Years ago a colleague I hadn’t seen in a long time asked me at a conference “What the hell are you doing in Bendigo? From his lofty position in an outer urban Melbourne ED he couldn’t see what I could be doing in a regional hospital. Well, my rant about the opportunities out there in regional hospitals is not the topic of this blogpost but I was amused this year to be asked by so many people “What the hell are you doing in Mongolia?” when it was connections made in Bendigo that took me there.
Years ago, legend has it, an Australian anaesthetist visited Mongolia and offered some assistance with the beginnings of their anesthesiology training program. From that grew a 14 year relationship between the Mongolian Society of Anesthesiologists and some Australian anesthetists that, in the past few years, has spawned the Immediate Emergency Care Course, teaching fundamentals of emergency medicine in regional hospitals across Mongolia to regional and rural doctors.
We missed out on our SMACCs
In June this year, while lots of you were off in Chicago at SMACC, three Bendigo Emergency Physicians (Simon Smith, Wolfgang Merl and me), joined a small team (Robyn Parker from Maroondah, Rob Melvin from Northern/Alfred, Pete Jordan from The Northern, Ben Delaney and Luigi Marino from Western and Ingrid Yuile, an ultrasonographer and ultrasound educator from Ultrasound Training Solutions) and flew to Mongolia to teach the course. It was my first year on a team that has seen a lot of faces over the years.
Anesthesiologists have taken the lead in the development of the fledgling EM system in Mongolia, just as they helped to deliver Mongolian Intensive Care into the world. I find it fascinating that while in Australia, the UK and the US early EM governance and leadership was frequently from interested surgeons and internal medicine docs, gradually drifting across to form part of the triad of critical care with anaesthetics and ICU, in Mongolia they have skipped straight to where we are now, with critical care developing as a movement, thanks to the foresight of some passionate people in the MSA.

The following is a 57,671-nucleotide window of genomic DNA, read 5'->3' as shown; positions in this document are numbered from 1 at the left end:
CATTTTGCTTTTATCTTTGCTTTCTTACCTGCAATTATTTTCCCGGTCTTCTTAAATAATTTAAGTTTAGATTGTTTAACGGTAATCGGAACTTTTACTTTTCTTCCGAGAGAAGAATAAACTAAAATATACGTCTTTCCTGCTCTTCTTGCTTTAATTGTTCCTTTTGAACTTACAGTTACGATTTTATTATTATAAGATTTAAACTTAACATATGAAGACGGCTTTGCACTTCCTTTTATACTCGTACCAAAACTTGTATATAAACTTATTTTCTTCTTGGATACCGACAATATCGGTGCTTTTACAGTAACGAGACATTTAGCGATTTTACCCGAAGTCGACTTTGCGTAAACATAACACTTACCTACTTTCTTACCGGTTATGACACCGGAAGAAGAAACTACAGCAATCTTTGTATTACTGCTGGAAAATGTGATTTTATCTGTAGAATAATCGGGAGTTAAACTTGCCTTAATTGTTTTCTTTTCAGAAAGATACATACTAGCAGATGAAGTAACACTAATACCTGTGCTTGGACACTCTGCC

Is Mongolia ready for EM?
We got asked this a lot back home. The best answer I can give is that if a country is seeking out people to come and teach a subject, that country must be ready for it. The EM landscape seems to have been changing fast over the three years that the IEC course has been going. When it started it was common to find a single ECG machine in a hospital that no one knew how to use, or a single broken defibrillator, donated by an overseas visitor years before. There was little to no meaningful EMS/Ambulance service and transport was very difficult outside the capital.
On this visit we found a well functioning EMS service in UB and the beginnings of one in Khovd. Number 1 Hospital in UB has recently opened its new Emergency Department (a two bed resus room, two consultation spaces and a four bed Short Stay/observation ward), the Medical University of UB, which has traditionally taught mostly public health and chronic disease management, has started to give some lectures in Emergency Medicine and the first EM residency has begun at Number 1 Hospital with 12 EM residents.
Mongolia still faces some big challenges in provision of EM care. Less than half the population live in the capital and the rest are spread around small regional towns or living a nomadic or semi-nomadic life on the steppe or surrounding hills.